The UK Position
Across the United Kingdom
there is considerable variation in the systems and curriculum during
the ages of compulsory education. In recent years there has been high
quality work and research regarding transition between primary and secondary
phases in Scotland. These experiences are being used by the partners
and in particular the research of Bob Blackledge. This study however,
focuses on the experiences of two clusters of schools in England, which
system currently shares the same legal framework as Wales.
In summary children in England
and Wales begin compulsory education after their fourth birthday. At
this time they follow an early years development programme focusing
on Early Learning Goals.
Following this period in
reception, children begin the programme of 11 years of compulsory education
following the National Curriculum as required statutorily. This sets
out a series of agreed programmes of study and attainment targets across
a broad range of subjects. This range at primary level includes English,
mathematics, science, ICT and R.E as core subjects and art, design technology,
geography, history, music and P.E as foundation subjects. At secondary
school a modern foreign language is also studied. There are also a number
of other aspects that are studied and that have variable status in law,
both in expectation and across phase. This includes citizenship, environmental
education, economic and industrial understanding to name but three.
The system is divided into
two distinct phases; Primary 4-11years old; Secondary 11-16 years
This however, is further
subdivided into four Key stages of which the first two are primary.
The end of each key stage is marked by national assessments (mainly
tests) that are reported locally and nationally by school.
Within this general situation
there are many variations and considerable complexity arises. Within
some areas the primary phase is divided into separate schools for Infant
pupils (4-7 years) and junior pupils (7-11). For others there is no
such division and through primary schools exist. Within some areas both
In a few areas some schools
exist that cross the normal transfer age (Middle Schools) and these
may possess children who elsewhere would be educated at primary school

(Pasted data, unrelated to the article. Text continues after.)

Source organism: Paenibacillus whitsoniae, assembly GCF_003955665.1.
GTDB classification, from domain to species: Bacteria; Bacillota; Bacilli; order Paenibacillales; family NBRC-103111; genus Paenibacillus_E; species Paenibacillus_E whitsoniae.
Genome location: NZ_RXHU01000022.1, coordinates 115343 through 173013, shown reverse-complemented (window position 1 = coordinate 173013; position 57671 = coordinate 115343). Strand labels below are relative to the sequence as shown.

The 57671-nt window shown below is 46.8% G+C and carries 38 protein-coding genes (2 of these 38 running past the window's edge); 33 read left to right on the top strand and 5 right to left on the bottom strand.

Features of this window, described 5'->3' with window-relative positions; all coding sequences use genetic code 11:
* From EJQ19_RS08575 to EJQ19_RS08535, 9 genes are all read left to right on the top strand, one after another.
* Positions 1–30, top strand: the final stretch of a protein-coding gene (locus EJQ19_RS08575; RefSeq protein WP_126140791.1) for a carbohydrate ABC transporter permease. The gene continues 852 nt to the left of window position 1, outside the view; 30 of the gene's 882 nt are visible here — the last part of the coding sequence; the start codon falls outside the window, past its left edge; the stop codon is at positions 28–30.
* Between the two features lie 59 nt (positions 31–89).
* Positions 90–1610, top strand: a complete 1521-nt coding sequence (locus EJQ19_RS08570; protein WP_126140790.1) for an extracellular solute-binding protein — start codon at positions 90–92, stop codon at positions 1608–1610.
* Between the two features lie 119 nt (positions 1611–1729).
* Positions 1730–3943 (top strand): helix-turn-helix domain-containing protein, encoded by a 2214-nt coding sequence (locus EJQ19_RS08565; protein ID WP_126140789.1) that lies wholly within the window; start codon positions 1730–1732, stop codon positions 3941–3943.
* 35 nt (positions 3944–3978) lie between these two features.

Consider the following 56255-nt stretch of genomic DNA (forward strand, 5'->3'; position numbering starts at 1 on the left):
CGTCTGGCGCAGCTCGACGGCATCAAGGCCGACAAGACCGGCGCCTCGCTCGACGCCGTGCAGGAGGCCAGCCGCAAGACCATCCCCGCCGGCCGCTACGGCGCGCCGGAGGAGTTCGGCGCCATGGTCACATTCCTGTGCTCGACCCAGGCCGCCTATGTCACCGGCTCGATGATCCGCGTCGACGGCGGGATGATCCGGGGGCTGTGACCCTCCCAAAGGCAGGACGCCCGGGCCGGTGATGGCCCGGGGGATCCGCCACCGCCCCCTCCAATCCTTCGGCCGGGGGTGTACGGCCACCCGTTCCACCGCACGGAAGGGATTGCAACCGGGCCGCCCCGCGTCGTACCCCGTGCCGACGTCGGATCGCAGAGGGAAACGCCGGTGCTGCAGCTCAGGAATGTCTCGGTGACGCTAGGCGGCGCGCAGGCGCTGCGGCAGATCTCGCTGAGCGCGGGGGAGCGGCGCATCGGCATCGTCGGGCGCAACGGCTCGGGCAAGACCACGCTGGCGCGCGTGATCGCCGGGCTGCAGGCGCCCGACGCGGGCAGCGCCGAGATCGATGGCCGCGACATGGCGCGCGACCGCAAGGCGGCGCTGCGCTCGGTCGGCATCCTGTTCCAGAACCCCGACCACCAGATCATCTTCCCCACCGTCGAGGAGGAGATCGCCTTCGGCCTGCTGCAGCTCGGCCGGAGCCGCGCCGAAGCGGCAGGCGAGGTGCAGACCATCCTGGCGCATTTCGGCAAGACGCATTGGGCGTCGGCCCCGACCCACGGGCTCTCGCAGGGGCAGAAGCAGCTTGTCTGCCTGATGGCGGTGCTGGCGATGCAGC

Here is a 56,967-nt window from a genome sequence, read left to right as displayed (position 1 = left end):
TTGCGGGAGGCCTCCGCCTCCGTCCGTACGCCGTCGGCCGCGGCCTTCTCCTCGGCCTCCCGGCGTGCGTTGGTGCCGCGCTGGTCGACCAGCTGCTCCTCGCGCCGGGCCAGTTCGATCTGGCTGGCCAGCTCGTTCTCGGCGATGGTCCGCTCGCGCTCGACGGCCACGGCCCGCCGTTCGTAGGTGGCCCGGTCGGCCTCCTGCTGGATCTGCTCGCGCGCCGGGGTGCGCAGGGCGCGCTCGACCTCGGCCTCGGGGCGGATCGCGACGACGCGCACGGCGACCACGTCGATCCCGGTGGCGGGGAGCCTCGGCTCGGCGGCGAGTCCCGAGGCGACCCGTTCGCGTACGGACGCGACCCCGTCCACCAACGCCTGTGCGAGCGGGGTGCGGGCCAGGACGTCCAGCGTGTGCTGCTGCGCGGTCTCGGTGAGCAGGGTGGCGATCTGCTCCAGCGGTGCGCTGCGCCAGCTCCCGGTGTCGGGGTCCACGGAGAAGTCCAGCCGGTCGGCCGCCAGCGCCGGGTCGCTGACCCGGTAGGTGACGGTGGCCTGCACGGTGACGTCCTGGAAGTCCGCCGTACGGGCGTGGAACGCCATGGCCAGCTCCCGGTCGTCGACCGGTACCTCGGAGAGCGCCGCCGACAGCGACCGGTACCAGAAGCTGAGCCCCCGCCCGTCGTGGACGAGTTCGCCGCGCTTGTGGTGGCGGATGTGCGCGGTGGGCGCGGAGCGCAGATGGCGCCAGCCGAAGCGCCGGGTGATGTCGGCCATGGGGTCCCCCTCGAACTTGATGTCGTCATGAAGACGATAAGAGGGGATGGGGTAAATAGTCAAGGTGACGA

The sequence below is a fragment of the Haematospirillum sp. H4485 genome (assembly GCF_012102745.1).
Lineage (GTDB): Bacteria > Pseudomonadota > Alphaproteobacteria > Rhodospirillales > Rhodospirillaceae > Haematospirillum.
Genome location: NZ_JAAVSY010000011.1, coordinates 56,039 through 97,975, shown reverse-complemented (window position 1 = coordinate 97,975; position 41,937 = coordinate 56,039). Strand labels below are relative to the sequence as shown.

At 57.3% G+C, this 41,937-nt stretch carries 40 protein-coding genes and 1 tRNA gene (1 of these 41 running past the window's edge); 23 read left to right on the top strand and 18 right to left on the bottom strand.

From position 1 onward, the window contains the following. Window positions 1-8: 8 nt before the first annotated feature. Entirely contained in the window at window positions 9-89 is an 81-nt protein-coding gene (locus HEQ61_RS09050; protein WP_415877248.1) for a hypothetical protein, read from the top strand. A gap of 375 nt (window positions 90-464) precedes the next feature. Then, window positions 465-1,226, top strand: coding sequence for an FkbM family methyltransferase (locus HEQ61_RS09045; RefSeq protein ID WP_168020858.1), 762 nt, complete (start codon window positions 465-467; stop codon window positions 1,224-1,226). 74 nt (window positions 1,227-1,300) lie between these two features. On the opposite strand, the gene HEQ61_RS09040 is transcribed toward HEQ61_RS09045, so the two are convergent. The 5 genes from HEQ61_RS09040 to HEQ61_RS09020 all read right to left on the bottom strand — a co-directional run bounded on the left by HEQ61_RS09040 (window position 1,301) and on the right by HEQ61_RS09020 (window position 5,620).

alongside those who would be in the secondary phase.
Further complication exists
within the variety of contexts found in the system. Some schools are
based on religious denomination, others at the secondary level on selection
by aptitude or gender.
The Lipss project however
concerns itself with the general problems associated with transfer from
the primary to secondary phase at or about the age of 11years, and particularly
focuses on attempts to overcome the well documented problems and issues
Under achievement on transfer
Regression following transfer
Establishing a continuous curriculum
Confidence in standards
Continuity in teaching styles and methodology
Fresh start approaches
The UK Clusters
Within the project two clusters
of schools exist in two Local Education Authorities operating in quite
different contexts. Hackney is an inner London area with a high level
of social deprivation, ethnic mix, and considerable refugee levels.
Swindon is a town (seeking city status) between London and Bristol,
characterized by low unemployment, relative wealth and prosperity. Both
Hackney and Swindon contain areas with considerable contrasts that do
not match the generalizations.
A key difference between
the two areas however, is the policy on admissions and transfer. Within
Swindon there exists a system of designated schools, whereby the pupils
from a given primary school automatically transfer to a known and associated
secondary school. Parents have the right to express a preference for
an alternative school and children may and do transfer to non-designated
secondary. However, the vast majority transfer to the designated school
(over 90% in the project primary school). Within Hackney however, there
is no such system and pupils transfer from a single primary school to
many secondary schools.
As a consequence of these
differences the two projects have focused on different aspects of transfer.
The Hackney cluster has focused on the transfer of information between
phases. The Swindon clusters focus has been on the role of peer
mentoring in induction and the development of joint work in mathematics,
science, ICT and technology as the secondary school establishes its
technology college status.